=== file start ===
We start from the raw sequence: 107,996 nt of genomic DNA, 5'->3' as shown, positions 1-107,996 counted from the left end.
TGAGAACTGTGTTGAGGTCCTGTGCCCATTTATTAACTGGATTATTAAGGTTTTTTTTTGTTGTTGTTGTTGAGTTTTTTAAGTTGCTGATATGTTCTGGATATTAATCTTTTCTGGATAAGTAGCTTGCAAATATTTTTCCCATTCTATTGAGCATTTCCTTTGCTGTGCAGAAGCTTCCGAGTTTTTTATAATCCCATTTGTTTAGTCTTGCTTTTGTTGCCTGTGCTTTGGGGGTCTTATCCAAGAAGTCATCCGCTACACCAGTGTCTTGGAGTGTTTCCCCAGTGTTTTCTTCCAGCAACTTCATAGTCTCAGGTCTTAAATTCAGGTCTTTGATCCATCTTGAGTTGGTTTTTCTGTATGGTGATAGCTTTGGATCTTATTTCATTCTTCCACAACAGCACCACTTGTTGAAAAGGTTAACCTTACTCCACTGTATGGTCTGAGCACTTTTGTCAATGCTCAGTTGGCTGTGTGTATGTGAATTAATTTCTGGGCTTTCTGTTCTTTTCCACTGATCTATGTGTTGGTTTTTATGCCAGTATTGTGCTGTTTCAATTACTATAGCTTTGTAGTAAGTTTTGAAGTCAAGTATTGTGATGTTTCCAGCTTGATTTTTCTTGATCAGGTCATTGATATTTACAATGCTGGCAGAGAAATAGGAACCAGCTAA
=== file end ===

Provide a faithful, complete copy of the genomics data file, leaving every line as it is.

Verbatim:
We start from the raw sequence: 107,996 nt of genomic DNA, 5'->3' as shown, positions 1-107,996 counted from the left end.
TGAGAACTGTGTTGAGGTCCTGTGCCCATTTATTAACTGGATTATTAAGGTTTTTTTTTGTTGTTGTTGTTGAGTTTTTTAAGTTGCTGATATGTTCTGGATATTAATCTTTTCTGGATAAGTAGCTTGCAAATATTTTTCCCATTCTATTGAGCATTTCCTTTGCTGTGCAGAAGCTTCCGAGTTTTTTATAATCCCATTTGTTTAGTCTTGCTTTTGTTGCCTGTGCTTTGGGGGTCTTATCCAAGAAGTCATCCGCTACACCAGTGTCTTGGAGTGTTTCCCCAGTGTTTTCTTCCAGCAACTTCATAGTCTCAGGTCTTAAATTCAGGTCTTTGATCCATCTTGAGTTGGTTTTTCTGTATGGTGATAGCTTTGGATCTTATTTCATTCTTCCACAACAGCACCACTTGTTGAAAAGGTTAACCTTACTCCACTGTATGGTCTGAGCACTTTTGTCAATGCTCAGTTGGCTGTGTGTATGTGAATTAATTTCTGGGCTTTCTGTTCTTTTCCACTGATCTATGTGTTGGTTTTTATGCCAGTATTGTGCTGTTTCAATTACTATAGCTTTGTAGTAAGTTTTGAAGTCAAGTATTGTGATGTTTCCAGCTTGATTTTTCTTGATCAGGTCATTGATATTTACAATGCTGGCAGAGAAATAGGAACCAGCTAA